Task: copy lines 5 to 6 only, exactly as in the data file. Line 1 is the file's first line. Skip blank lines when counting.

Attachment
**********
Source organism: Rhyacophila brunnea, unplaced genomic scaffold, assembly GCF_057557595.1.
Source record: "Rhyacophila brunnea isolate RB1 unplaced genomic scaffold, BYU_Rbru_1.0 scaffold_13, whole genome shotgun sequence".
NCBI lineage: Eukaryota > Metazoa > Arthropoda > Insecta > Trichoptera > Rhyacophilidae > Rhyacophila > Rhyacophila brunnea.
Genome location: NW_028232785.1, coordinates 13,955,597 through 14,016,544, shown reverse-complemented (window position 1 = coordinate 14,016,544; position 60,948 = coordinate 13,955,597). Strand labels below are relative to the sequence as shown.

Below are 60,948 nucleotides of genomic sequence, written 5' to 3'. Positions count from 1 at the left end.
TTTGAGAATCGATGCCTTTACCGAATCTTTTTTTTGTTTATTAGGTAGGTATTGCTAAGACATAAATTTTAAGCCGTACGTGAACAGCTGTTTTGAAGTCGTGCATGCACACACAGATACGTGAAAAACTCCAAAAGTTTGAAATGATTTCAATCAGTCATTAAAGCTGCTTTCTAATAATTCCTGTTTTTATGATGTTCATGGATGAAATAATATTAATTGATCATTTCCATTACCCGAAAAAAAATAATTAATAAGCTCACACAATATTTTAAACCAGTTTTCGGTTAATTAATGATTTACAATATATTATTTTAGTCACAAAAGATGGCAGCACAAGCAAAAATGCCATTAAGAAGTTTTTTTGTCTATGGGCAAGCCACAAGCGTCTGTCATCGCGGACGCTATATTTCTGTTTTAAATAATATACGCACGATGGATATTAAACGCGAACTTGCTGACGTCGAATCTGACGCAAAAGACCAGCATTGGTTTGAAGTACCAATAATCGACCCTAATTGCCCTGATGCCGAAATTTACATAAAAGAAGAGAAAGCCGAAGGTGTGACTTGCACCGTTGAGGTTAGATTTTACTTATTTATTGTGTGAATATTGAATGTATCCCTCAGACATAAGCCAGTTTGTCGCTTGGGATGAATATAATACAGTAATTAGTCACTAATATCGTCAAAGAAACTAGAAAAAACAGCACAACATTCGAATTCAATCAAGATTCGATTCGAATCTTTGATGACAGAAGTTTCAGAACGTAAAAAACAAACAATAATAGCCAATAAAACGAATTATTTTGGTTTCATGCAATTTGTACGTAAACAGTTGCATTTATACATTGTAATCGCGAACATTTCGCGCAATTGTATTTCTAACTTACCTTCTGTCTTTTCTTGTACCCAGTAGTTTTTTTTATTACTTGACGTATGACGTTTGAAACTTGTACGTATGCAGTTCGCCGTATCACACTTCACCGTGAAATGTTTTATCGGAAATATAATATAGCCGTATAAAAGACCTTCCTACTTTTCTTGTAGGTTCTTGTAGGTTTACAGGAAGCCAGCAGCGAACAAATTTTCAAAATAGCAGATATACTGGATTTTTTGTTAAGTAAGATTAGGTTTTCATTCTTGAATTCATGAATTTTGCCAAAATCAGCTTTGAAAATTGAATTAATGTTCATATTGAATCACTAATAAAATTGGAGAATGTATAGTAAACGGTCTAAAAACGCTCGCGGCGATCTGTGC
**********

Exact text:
Below are 60,948 nucleotides of genomic sequence, written 5' to 3'. Positions count from 1 at the left end.
TTTGAGAATCGATGCCTTTACCGAATCTTTTTTTTGTTTATTAGGTAGGTATTGCTAAGACATAAATTTTAAGCCGTACGTGAACAGCTGTTTTGAAGTCGTGCATGCACACACAGATACGTGAAAAACTCCAAAAGTTTGAAATGATTTCAATCAGTCATTAAAGCTGCTTTCTAATAATTCCTGTTTTTATGATGTTCATGGATGAAATAATATTAATTGATCATTTCCATTACCCGAAAAAAAATAATTAATAAGCTCACACAATATTTTAAACCAGTTTTCGGTTAATTAATGATTTACAATATATTATTTTAGTCACAAAAGATGGCAGCACAAGCAAAAATGCCATTAAGAAGTTTTTTTGTCTATGGGCAAGCCACAAGCGTCTGTCATCGCGGACGCTATATTTCTGTTTTAAATAATATACGCACGATGGATATTAAACGCGAACTTGCTGACGTCGAATCTGACGCAAAAGACCAGCATTGGTTTGAAGTACCAATAATCGACCCTAATTGCCCTGATGCCGAAATTTACATAAAAGAAGAGAAAGCCGAAGGTGTGACTTGCACCGTTGAGGTTAGATTTTACTTATTTATTGTGTGAATATTGAATGTATCCCTCAGACATAAGCCAGTTTGTCGCTTGGGATGAATATAATACAGTAATTAGTCACTAATATCGTCAAAGAAACTAGAAAAAACAGCACAACATTCGAATTCAATCAAGATTCGATTCGAATCTTTGATGACAGAAGTTTCAGAACGTAAAAAACAAACAATAATAGCCAATAAAACGAATTATTTTGGTTTCATGCAATTTGTACGTAAACAGTTGCATTTATACATTGTAATCGCGAACATTTCGCGCAATTGTATTTCTAACTTACCTTCTGTCTTTTCTTGTACCCAGTAGTTTTTTTTATTACTTGACGTATGACGTTTGAAACTTGTACGTATGCAGTTCGCCGTATCACACTTCACCGTGAAATGTTTTATCGGAAATATAATATAGCCGTATAAAAGACCTTCCTACTTTTCTTGTAGGTTCTTGTAGGTTTACAGGAAGCCAGCAGCGAACAAATTTTCAAAATAGCAGATATACTGGATTTTTTGTTAAGTAAGATTAGGTTTTCATTCTTGAATTCATGAATTTTGCCAAAATCAGCTTTGAAAATTGAATTAATGTTCATATTGAATCACTAATAAAATTGGAGAATGTATAGTAAACGGTCTAAAAACGCTCGCGGCGATCTGTGC